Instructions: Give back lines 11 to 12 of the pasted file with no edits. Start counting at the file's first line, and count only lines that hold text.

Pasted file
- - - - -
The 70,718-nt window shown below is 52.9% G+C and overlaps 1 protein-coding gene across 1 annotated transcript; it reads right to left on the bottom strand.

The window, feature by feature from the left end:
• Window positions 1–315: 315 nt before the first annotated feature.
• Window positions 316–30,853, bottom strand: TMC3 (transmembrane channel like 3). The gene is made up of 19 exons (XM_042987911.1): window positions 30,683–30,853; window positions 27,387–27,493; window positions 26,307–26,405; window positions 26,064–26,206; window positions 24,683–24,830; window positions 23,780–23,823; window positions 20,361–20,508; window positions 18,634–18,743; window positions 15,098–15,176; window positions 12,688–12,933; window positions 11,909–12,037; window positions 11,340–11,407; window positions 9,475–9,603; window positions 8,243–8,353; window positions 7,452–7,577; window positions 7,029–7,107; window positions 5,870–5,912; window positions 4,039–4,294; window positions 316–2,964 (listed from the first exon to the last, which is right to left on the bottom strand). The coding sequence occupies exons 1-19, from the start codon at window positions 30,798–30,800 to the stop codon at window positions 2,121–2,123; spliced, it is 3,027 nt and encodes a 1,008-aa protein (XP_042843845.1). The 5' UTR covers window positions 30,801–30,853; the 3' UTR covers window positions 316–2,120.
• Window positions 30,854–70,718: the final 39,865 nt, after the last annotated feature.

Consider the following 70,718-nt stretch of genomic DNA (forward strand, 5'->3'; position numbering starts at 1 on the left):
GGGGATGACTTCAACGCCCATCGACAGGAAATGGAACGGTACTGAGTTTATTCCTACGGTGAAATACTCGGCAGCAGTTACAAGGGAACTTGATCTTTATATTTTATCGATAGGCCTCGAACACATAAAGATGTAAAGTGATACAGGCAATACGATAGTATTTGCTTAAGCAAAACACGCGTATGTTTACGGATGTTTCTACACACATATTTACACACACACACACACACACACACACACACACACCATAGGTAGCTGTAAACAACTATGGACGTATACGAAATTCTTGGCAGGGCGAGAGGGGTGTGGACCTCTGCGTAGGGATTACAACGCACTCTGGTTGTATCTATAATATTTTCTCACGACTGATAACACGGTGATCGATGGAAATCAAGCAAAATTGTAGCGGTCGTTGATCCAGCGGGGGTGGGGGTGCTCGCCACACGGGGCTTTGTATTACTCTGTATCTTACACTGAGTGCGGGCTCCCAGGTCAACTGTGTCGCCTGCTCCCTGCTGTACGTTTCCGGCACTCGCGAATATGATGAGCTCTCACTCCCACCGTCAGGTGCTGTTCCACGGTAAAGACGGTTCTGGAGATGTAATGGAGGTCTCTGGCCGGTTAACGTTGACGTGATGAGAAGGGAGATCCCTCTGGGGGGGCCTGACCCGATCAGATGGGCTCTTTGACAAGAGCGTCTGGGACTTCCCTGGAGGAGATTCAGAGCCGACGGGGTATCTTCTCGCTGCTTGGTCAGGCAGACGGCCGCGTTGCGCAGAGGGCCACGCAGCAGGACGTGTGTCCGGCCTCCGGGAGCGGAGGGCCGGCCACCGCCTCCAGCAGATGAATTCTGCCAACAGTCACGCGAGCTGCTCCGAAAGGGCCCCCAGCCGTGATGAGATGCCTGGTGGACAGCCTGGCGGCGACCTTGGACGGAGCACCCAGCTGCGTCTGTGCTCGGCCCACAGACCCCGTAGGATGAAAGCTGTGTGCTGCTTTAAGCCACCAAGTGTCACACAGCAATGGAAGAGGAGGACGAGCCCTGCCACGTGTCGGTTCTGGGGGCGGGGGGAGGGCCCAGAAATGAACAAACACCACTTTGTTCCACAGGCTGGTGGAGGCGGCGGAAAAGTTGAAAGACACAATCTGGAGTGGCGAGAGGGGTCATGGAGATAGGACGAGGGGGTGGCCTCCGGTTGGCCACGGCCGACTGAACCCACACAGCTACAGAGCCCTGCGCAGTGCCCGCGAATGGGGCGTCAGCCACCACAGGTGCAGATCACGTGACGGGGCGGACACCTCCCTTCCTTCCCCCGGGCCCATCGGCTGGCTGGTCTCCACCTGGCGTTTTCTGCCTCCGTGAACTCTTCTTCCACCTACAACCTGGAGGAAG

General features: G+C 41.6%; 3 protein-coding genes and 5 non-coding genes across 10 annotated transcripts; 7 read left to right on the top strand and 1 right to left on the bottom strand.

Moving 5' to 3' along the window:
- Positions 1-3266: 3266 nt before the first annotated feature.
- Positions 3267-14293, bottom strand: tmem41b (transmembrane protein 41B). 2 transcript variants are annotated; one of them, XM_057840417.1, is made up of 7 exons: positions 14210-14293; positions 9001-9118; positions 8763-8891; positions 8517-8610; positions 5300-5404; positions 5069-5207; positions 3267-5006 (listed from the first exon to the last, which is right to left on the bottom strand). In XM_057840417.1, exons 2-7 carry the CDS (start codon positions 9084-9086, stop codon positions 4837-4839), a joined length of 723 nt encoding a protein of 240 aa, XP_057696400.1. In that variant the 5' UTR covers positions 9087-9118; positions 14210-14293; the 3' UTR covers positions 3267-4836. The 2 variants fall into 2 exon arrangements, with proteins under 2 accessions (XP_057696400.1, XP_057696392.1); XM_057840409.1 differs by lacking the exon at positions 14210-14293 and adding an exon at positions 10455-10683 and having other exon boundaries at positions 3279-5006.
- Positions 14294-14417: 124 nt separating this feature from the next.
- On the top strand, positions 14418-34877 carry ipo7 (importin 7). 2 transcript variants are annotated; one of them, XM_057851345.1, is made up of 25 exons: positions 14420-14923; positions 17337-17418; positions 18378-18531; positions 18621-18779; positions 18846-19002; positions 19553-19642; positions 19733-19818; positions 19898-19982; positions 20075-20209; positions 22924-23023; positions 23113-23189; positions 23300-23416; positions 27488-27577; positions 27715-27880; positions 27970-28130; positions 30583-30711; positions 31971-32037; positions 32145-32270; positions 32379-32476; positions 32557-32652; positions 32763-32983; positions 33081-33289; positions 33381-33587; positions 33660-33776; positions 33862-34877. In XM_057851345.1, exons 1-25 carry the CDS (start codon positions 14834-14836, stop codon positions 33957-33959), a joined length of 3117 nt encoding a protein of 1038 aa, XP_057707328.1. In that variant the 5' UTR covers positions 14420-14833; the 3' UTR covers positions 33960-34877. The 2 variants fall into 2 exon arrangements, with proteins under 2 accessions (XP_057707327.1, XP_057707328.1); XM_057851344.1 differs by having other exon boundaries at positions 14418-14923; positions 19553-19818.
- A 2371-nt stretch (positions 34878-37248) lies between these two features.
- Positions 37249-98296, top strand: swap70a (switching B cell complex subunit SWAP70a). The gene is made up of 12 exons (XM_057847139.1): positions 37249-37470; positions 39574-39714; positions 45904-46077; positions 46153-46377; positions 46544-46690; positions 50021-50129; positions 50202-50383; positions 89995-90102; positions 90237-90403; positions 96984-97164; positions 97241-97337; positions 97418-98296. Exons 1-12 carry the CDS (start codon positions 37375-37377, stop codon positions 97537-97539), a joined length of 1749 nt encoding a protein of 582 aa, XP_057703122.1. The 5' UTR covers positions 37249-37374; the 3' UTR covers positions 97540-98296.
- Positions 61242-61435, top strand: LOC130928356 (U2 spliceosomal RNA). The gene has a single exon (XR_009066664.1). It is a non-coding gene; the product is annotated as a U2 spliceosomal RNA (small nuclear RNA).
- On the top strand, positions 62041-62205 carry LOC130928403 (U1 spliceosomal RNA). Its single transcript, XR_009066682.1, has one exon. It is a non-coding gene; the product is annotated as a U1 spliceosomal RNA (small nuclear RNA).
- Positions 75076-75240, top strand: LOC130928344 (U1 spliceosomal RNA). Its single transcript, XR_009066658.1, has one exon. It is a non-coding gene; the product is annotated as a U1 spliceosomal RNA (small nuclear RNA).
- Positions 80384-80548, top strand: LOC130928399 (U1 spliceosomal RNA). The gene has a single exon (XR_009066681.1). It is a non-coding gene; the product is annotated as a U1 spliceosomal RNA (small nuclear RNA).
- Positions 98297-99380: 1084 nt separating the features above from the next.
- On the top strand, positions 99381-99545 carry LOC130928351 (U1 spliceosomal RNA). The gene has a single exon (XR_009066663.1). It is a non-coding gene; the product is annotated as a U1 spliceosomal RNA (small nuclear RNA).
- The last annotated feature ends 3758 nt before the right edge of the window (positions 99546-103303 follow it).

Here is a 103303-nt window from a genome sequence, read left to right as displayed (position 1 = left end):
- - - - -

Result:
- Positions 3267-14293, bottom strand: tmem41b (transmembrane protein 41B). 2 transcript variants are annotated; one of them, XM_057840417.1, is made up of 7 exons: positions 14210-14293; positions 9001-9118; positions 8763-8891; positions 8517-8610; positions 5300-5404; positions 5069-5207; positions 3267-5006 (listed from the first exon to the last, which is right to left on the bottom strand). In XM_057840417.1, exons 2-7 carry the CDS (start codon positions 9084-9086, stop codon positions 4837-4839), a joined length of 723 nt encoding a protein of 240 aa, XP_057696400.1. In that variant the 5' UTR covers positions 9087-9118; positions 14210-14293; the 3' UTR covers positions 3267-4836. The 2 variants fall into 2 exon arrangements, with proteins under 2 accessions (XP_057696400.1, XP_057696392.1); XM_057840409.1 differs by lacking the exon at positions 14210-14293 and adding an exon at positions 10455-10683 and having other exon boundaries at positions 3279-5006.
- Positions 14294-14417: 124 nt separating this feature from the next.